Galerie Kreo presents ‘Transformers’ by Konstantin Grcic
From May 24 to August 26, 2023, Galerie Kreo presents ‘Transformers,’ an exhibition by German designer Konstantin Grcic. The showcase delves into Grcic’s four-year journey of exploring modularity, centered around his fascination with a unique ‘prefabricated’ material: that of a square sectioned aluminum extrusion, perforated with a double row of holes on each of its four sides. This profile, intended for use in the automotive industry as a measuring jig, ensures extreme precision throughout the production process of cars.
The exhibition ‘Transformers’ is a testament to Grcic’s relentless exploration, presenting a striking array of structures within Galerie Kreo in Paris. Among these structures, visitors will encounter tables and lamps, each possessing a distinct aesthetic and commanding presence within the gallery space. Simplicity, precision, and power define the creations, which are further enhanced by chains and hooks that adorn them. These resulting pieces evoke a range of associations, reminiscent of both medieval candlesticks and cybernetic spaceships, bridging the gap between tradition and futurism. ‘While looking at the object, one asks essential questions: What am I? What is this? Is this a lamp? Is it a light? Or is it something else even?’ Konstantin Grcic shares. To gain a deeper understanding of the exhibition, including the inspiration behind it and the innovative use of measuring jigs in a different context, designboom spoke with the designer. Read the interview in full below.
interview with Konstantin Grcic
designboom (DB): Can you share a bit about the Transformers exhibition? What was the inspiration behind it?
Konstantin Grcic (KG): The Transformers project is my fifth exhibition for Galerie Kreo. In Transformers, there are two kinds of themes, one is lighting and the other one is tables. They’re both made using a particular material, which is a ready-made device designed and developed for a very specific application in a very particular industry, the automotive industry.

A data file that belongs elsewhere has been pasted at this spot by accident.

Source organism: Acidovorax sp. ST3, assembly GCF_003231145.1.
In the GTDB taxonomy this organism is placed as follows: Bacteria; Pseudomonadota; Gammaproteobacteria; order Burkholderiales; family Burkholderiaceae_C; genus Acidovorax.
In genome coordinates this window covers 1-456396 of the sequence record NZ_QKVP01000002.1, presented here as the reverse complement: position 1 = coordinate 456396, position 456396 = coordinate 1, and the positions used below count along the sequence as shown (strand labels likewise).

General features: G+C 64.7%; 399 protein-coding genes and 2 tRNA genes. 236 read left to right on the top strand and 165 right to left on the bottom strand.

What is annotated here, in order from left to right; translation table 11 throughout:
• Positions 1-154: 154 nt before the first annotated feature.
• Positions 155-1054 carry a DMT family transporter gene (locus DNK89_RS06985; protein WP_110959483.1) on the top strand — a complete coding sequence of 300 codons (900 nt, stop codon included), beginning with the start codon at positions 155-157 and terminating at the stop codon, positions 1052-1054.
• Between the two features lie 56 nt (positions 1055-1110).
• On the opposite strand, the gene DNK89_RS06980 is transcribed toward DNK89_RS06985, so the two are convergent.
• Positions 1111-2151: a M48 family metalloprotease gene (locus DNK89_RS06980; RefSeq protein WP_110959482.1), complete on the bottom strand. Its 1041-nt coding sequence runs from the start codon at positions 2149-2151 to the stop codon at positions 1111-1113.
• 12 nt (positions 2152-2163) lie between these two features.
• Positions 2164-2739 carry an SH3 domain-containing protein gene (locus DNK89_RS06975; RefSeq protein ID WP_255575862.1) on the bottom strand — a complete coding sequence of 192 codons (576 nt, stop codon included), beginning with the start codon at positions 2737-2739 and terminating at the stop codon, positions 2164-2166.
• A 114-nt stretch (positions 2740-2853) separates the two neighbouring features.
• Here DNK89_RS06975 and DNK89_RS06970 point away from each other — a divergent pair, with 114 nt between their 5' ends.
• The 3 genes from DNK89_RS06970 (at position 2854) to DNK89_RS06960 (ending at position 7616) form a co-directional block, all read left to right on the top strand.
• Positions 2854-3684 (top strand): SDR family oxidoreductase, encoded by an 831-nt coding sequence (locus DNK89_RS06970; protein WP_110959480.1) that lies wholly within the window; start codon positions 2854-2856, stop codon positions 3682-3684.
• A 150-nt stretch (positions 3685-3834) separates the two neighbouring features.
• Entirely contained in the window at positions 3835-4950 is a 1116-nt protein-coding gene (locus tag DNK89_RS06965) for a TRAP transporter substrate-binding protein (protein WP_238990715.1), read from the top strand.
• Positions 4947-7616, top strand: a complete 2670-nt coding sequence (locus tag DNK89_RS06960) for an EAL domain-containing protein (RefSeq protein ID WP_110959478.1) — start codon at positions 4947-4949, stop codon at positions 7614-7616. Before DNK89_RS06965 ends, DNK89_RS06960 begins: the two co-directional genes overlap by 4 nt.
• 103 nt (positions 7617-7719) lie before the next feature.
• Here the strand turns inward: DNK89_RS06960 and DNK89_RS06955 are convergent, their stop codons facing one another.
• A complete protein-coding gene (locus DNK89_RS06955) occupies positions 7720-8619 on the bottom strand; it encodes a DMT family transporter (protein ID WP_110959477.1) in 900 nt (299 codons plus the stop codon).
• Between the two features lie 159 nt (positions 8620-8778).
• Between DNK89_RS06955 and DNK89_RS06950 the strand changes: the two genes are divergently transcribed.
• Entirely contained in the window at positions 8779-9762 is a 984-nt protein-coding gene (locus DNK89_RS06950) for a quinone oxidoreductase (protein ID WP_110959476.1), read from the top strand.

the exhibition features two typologies of furniture: lamps and tables, all made out of measuring jigs
DB: Can you tell us more about this device? What was it that drew you to these measuring jigs?
KG: The only function of these measuring jigs is to build up a structure to certain measuring points, and that has to be extremely precise. That’s the only requirement. The material that was developed to build these jigs looks like a Lego for grown-ups. More specifically, it’s a square-sectioned aluminium profile with lots of holes in it, and these holes make it modular or compatible with other elements. I thought that this material and all the hardware that comes with it, all the screws, and the connectors, offers a great kit for building furniture or lamps. That’s how it all started.
The material has, of course, a very specific aesthetic quality. It’s very slick, beautifully finished, and it has something solid to it. The holes are functional, of course, but at the same time, they create a kind of ornament: they are a dotted pattern on these elements. The elements come in two different finishes: black and silver, natural anodized. We have split, the choice of finish to the tables being silver, natural anodized, and the lamps being black anodized.
simplicity, precision, and power define the designs by Konstantin Grcic
DB: Was this material something you were considering for a long time? How did the idea of using this specific measuring device come about?